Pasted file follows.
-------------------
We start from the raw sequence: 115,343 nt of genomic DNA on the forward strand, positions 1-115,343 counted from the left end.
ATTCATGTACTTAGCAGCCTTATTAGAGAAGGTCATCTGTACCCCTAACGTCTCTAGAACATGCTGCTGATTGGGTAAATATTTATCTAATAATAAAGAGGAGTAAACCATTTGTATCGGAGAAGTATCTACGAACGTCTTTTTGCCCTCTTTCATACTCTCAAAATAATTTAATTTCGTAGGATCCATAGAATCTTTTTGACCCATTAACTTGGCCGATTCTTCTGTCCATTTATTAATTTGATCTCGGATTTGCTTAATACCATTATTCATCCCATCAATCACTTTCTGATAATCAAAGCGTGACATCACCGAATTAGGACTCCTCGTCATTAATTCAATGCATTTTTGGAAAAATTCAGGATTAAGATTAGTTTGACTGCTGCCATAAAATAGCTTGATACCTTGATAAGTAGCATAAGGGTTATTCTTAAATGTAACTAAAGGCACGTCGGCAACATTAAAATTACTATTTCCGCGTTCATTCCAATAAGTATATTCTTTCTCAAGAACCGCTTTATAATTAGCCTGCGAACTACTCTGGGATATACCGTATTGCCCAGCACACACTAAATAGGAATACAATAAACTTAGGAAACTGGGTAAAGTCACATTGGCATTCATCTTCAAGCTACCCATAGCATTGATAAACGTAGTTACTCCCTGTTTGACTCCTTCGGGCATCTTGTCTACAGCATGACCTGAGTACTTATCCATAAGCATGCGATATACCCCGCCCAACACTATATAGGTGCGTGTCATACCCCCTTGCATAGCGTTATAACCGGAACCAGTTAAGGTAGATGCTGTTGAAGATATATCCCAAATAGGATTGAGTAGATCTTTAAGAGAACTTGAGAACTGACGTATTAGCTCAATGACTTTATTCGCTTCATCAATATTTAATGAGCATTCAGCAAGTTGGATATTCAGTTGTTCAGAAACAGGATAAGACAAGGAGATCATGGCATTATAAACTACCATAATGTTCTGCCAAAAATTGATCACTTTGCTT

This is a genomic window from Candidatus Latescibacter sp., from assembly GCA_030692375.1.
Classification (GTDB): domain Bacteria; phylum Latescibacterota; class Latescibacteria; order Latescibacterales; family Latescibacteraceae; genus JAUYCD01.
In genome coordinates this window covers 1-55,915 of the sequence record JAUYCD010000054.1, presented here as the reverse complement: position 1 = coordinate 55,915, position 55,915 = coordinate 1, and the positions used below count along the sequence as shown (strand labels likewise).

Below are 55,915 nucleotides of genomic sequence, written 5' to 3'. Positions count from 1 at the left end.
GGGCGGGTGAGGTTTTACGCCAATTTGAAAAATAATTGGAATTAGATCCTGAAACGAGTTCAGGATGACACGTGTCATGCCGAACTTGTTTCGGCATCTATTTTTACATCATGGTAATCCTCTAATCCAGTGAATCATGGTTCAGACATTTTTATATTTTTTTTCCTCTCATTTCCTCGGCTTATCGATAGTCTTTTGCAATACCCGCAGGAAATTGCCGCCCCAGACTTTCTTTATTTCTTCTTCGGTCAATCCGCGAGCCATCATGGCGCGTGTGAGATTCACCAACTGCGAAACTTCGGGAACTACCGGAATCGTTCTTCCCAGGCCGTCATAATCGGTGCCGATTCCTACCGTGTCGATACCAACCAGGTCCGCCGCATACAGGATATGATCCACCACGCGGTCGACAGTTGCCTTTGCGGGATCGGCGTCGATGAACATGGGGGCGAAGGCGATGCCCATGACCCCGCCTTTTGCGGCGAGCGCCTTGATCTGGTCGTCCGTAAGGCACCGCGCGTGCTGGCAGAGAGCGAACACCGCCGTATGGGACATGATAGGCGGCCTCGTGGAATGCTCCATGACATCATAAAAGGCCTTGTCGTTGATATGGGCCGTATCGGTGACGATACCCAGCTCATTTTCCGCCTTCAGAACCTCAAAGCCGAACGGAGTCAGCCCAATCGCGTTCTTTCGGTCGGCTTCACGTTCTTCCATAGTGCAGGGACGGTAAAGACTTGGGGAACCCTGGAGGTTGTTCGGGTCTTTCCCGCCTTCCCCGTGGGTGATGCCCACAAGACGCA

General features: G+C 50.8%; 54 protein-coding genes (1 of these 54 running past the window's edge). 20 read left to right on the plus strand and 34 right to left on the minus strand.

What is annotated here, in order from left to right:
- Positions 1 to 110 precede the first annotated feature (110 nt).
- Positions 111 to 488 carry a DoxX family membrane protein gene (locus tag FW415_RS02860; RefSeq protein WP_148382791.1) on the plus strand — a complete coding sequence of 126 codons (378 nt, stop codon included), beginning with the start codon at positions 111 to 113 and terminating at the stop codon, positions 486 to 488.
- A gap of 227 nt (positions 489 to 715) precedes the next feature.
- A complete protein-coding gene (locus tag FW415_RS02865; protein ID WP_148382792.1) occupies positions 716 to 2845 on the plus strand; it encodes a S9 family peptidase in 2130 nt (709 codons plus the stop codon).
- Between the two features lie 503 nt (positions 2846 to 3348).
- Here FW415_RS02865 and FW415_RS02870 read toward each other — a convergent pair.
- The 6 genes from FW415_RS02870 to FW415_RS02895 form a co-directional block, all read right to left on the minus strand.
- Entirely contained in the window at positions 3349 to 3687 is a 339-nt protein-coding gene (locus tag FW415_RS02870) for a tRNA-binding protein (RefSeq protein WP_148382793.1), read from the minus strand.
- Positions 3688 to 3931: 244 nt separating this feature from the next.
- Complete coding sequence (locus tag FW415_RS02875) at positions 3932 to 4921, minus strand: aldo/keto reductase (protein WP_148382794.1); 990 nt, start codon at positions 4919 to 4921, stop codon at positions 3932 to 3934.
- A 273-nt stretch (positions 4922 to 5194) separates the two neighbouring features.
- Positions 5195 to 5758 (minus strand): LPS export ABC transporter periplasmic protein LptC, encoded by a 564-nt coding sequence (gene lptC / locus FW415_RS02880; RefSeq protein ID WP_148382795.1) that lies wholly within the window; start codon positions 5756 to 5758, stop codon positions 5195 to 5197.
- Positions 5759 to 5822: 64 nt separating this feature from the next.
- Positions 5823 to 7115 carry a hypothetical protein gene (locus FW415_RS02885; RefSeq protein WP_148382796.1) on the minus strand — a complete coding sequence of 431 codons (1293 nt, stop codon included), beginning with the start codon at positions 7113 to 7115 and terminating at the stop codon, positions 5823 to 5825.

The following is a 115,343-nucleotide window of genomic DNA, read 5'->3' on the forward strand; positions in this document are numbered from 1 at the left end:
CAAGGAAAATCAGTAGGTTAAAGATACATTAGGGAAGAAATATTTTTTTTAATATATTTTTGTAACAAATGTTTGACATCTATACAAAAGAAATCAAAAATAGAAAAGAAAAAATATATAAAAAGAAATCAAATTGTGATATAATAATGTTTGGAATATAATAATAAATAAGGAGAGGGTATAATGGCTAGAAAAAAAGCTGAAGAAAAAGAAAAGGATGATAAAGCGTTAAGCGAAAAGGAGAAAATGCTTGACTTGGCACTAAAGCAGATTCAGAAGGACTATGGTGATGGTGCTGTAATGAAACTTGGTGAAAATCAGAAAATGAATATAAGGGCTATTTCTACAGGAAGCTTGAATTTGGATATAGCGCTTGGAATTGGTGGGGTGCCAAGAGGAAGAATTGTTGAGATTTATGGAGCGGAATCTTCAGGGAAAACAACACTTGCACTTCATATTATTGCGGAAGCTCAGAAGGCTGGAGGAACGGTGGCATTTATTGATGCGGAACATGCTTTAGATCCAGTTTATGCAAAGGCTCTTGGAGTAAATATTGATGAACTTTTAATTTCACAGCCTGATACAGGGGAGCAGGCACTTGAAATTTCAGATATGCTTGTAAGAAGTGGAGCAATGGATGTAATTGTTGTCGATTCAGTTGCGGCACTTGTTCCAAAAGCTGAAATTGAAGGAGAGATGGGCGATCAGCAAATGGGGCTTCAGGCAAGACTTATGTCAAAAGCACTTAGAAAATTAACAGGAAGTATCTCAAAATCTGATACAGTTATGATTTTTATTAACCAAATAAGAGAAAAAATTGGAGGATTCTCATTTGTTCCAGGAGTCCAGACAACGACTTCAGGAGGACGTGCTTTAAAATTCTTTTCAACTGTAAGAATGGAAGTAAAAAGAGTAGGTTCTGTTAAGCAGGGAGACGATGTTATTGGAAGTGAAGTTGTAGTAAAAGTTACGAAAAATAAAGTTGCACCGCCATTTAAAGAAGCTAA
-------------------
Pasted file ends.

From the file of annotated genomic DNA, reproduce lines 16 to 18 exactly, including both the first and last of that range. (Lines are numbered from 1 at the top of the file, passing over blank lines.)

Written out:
- The 6 genes from FW415_RS02870 to FW415_RS02895 form a co-directional block, all read right to left on the minus strand.
- Entirely contained in the window at positions 3349 to 3687 is a 339-nt protein-coding gene (locus tag FW415_RS02870) for a tRNA-binding protein (RefSeq protein WP_148382793.1), read from the minus strand.
- Positions 3688 to 3931: 244 nt separating this feature from the next.